By looking at the CID test results data, you can see which catalyst test failed. Then you can look at the various CID tests for the upstream and downstream oxygen sensors to see if perhaps one or more sensors are lazy or biased, and are affecting the test results.

In some instances, you may find the O2 sensors are all functioning well within their normal limits, but catalyst efficiency is being affected by a crack or pinhole in an exhaust manifold, Y-pipe or flex pipe ahead of the converter that’s leaking air into the exhaust.

EVAP codes are always a pain because EVAP problems can be difficult and time-consuming to diagnose. One can spend hours with a smoke machine trying to find pinhole leaks when the real fault may be in the canister purge control solenoid, a vent solenoid or the fuel pressure sensor in the fuel tank.

Again, one can use Mode $06 to look at the various EVAP component tests to see why a particular code might have set. One can also look at the various EVAP test results to make sure all of the components are well within range and not operating near their minimum or maximum threshold limits.

Though OBD2 performs a long list of component self-tests, sometimes a test limit may be set too high or too low, causing codes to set unnecessarily.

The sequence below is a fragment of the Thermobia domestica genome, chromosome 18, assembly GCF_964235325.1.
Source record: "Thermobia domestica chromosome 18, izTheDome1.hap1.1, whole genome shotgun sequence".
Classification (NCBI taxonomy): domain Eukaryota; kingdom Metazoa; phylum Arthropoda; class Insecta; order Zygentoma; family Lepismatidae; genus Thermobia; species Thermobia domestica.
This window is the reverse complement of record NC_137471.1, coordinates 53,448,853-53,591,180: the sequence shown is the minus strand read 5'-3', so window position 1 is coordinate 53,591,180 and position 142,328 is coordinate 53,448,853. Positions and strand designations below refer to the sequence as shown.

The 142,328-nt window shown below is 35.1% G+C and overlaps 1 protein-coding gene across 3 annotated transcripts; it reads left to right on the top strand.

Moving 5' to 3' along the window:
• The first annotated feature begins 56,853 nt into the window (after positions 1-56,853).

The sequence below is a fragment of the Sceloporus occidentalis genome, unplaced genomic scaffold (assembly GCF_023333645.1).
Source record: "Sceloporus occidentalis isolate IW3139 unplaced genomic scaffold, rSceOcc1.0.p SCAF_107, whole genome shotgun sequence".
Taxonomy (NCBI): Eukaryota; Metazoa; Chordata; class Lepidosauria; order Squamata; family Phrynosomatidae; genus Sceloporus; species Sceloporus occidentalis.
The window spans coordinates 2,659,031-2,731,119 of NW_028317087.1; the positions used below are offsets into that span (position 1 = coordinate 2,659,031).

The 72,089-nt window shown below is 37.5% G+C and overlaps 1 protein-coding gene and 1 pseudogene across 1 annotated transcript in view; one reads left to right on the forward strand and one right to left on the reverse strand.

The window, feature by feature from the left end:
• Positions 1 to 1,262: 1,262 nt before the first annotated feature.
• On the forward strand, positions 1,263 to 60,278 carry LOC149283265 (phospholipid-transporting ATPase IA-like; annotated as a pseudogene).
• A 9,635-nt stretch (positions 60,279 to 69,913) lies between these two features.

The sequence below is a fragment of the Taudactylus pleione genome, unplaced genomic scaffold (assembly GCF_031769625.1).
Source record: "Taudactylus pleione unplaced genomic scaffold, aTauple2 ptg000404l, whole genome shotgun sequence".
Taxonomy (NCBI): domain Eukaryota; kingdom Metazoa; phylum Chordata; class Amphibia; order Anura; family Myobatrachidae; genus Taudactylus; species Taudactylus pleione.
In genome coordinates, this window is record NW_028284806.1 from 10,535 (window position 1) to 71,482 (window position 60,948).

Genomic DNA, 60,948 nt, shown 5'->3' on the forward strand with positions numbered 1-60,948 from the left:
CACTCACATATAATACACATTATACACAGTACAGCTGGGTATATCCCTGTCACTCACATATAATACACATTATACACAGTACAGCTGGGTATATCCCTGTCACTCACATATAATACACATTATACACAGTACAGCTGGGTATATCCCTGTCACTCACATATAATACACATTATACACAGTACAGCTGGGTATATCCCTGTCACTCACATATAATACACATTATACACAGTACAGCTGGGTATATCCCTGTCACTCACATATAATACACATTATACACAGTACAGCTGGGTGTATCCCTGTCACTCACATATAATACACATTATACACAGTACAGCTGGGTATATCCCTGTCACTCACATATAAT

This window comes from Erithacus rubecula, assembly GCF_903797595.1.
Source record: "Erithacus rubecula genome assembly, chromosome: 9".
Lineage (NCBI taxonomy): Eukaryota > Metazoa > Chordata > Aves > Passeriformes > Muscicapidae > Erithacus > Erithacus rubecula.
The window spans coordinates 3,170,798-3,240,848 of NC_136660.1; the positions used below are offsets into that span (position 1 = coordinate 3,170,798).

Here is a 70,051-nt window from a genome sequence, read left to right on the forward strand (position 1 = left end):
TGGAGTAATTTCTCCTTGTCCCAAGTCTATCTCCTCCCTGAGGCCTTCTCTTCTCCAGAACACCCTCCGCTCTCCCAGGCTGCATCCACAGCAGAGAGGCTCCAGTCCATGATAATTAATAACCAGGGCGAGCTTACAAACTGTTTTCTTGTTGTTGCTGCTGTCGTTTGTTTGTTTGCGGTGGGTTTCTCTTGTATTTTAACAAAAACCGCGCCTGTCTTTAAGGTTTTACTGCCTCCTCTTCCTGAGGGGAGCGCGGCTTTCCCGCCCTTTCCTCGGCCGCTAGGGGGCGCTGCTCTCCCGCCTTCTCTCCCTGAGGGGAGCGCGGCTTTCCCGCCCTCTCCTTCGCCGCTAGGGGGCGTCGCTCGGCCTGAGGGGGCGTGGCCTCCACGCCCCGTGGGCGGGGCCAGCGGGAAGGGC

For example, a vehicle may be setting a misfire code repeatedly because the maximum limit for misfires was set too low.

The vehicle manufacturer may revise the limit and offer a new calibration that can be downloaded and loaded into the vehicle’s PCM. That’s the beauty of reflashing PCMs.

It allows changes in calibration to be easily updated (assuming you have a J2534 pass-through tool or a scan tool with flash capabilities).


Another thing to be on alert for when viewing Mode $06 data are TID/CID tests that contain old data or bogus data.

On some Ford V6 applications, Mode $06 will report misfire rates for cylinders that don’t exist.

The CID test results may show high misfire rates for cylinders 7 and 8. Of course, there are no cylinders 7 and 8 in a V6. It’s a programming glitch that OBD2 ignores as it monitors misfires. But if you don’t know that, you may assume the engine has a misfire problem.